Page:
Despite their complexity, hydraulic systems are forgiving in nature. In most cases, they can perform well for a long time before any significant or catastrophic failure occurs.
Unfortunately, this “creep to failure” quality can promote apathy in production and maintenance attitudes toward failure prevention, efficiency optimization, and service-life management of these workhorse systems.
The most critical component in any hydraulic system is, unequivocally, its hydraulic-fluid medium. Hydraulic fluid is an engineered component designed to perform three major tasks simultaneously:
- Act as a solid to transfer and amplify power.
- Lubricate a system’s moving parts.
- Absorb and dissipate frictional heat buildup within the system.
If the hydraulic system is to perform efficiently, the hydraulic fluid must be kept scrupulously clean and contamination-free. Knowing and acting on this simple requirement provides the maintenance planner with an easy, laser-focused strategy to manage and prevent most hydraulic system failures for literally pennies a day.
Hydraulic-fluid contamination can be present in three forms, i.e., as a solid particle, water, or air, which can seriously affect the fluid’s effectiveness and damage the components it serves.
Maintaining hydraulic fluid in an optimum condition requires a preventive strategy focused on measuring, controlling, and preventing the introduction of all three forms of contamination.
Hydraulic systems are not “dirt” tolerant. Cylinders and spool-valve assemblies are designed with precise operating tolerances that can be closer than .0002″, or 5 microns in size (the size of a human red blood cell).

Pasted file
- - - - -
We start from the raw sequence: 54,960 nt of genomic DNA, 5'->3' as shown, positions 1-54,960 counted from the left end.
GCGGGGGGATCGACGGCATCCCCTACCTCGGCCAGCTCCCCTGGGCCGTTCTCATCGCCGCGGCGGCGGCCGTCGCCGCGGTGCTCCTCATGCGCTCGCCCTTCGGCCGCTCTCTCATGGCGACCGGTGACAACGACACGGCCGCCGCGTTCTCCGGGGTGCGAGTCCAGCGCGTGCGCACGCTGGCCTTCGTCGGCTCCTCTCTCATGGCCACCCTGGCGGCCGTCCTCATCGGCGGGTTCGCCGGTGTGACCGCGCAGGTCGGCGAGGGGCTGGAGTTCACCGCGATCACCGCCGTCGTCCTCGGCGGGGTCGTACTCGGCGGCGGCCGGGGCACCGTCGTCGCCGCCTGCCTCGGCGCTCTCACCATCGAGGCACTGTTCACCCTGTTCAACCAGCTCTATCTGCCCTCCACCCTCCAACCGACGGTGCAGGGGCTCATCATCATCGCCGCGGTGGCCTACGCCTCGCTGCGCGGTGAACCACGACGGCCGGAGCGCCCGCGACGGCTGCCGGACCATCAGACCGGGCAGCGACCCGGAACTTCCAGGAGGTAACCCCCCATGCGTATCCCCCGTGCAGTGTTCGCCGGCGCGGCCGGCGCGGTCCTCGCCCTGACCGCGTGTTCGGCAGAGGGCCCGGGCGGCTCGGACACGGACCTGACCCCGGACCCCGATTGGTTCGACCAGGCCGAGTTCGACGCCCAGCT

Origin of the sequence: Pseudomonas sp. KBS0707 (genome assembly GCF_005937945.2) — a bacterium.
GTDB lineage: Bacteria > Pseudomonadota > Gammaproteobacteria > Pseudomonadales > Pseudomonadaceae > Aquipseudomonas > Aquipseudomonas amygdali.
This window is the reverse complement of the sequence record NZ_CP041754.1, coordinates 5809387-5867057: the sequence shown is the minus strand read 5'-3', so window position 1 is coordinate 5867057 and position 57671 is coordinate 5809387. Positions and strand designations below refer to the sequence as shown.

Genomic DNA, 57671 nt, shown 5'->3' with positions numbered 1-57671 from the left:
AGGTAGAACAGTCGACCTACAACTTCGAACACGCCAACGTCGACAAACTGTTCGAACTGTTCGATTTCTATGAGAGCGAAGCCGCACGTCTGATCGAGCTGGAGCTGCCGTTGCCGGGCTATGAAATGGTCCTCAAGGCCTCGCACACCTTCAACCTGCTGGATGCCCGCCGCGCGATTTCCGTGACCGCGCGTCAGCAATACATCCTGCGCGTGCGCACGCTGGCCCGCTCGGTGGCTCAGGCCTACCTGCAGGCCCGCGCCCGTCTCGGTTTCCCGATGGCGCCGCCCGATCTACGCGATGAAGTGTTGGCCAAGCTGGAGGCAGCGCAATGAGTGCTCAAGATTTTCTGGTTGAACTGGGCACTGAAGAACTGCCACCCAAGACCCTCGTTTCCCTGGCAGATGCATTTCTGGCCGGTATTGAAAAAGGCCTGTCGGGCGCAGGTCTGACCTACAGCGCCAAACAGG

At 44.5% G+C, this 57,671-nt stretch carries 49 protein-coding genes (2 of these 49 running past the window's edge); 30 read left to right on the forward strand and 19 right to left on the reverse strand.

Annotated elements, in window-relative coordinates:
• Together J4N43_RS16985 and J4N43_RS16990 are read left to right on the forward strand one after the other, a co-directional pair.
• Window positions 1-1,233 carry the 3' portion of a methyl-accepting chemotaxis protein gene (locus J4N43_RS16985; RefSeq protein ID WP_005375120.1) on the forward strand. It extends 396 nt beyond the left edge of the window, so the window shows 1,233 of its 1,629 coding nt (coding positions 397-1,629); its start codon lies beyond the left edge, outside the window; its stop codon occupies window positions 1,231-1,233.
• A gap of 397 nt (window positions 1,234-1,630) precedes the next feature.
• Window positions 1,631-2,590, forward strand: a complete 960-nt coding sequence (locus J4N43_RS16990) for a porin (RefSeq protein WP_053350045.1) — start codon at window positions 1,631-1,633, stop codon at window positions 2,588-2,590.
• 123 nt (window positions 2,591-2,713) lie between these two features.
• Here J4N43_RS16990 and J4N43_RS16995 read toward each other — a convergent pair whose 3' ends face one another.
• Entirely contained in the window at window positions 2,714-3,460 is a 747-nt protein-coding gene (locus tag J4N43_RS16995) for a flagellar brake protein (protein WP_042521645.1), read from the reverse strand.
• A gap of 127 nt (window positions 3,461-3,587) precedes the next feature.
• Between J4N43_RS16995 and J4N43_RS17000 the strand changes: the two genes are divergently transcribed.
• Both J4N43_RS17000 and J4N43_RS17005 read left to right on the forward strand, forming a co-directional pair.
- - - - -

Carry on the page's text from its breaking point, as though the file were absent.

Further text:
For comparison, a human hair is approximately .0035″ in diameter or 80 microns. Most solids manifest as grit or dirt of 100 microns or more in size that, if allowed to enter a hydraulic system, will damage machined surfaces and hydraulic seals.
In a close-tolerance environment, solid particles set up in a three-body abrasion state that will easily score mated machined surfaces, creating rapid bearing and component surface wear. This leads to undesirable fluid bypass, causing reduced hydraulic operating efficiency.
Solid contaminants can induce a variety of problems. They include valve stiction, in which valves can become “sticky” and inefficient due to static friction; increased fluid viscosity that results in sluggish operation (due to excess fluid thickness); and unwanted fluid leakage, where “nicked” and scored cylinder seals and wipe surfaces allow the contaminant to be pushed, or “weep,” past the seal.
If the equipment is new or freshly rebuilt, all hoses, lines, and fittings must be cleaned internally. This is best accomplished using a compressed-air-projectile cleaning tool/system that shoots cleaning-wad material through the hoses and fittings to remove all dirt and swarf before connecting all lines and performing an initial system flush.
Once cleaning and flushing are complete, the system filters can be changed, and the reservoir and system filled with correct-viscosity hydraulic oil are ready for service.
Solid contamination can also find its way into new hydraulic fluid before delivery by the supplier or manufacturer, especially if bulk transferred with dirty transfer hoses and equipment. When receiving new oil—especially bulk oil—always perform an oil-analysis test to detect solids and water contamination.
New oil for use in high-pressure hydraulic systems should test, at least, at an ISO cleanliness level of 16/14/11 or better. To prevent receipt of unacceptable hydraulic fluid, set up a cleanliness contract with your oil supplier based on a contracted minimum cleanliness level. The supplier would then be bound to provide proof of cleanliness upon delivery.
Other preventable primary sources of maintenance-introduced solids contamination include:
- improperly stored oil (loose or open lids, incorrect container orientation, etc.)
- non-dedicated or dirty transfer equipment is used to transfer the oil into the equipment reservoir
- reuse of dirty “leaked” oil
- “open to air” reservoir due to missing fill-port or missing reservoir breather
- lack of filter maintenance, causing dirty oil to bypass into the system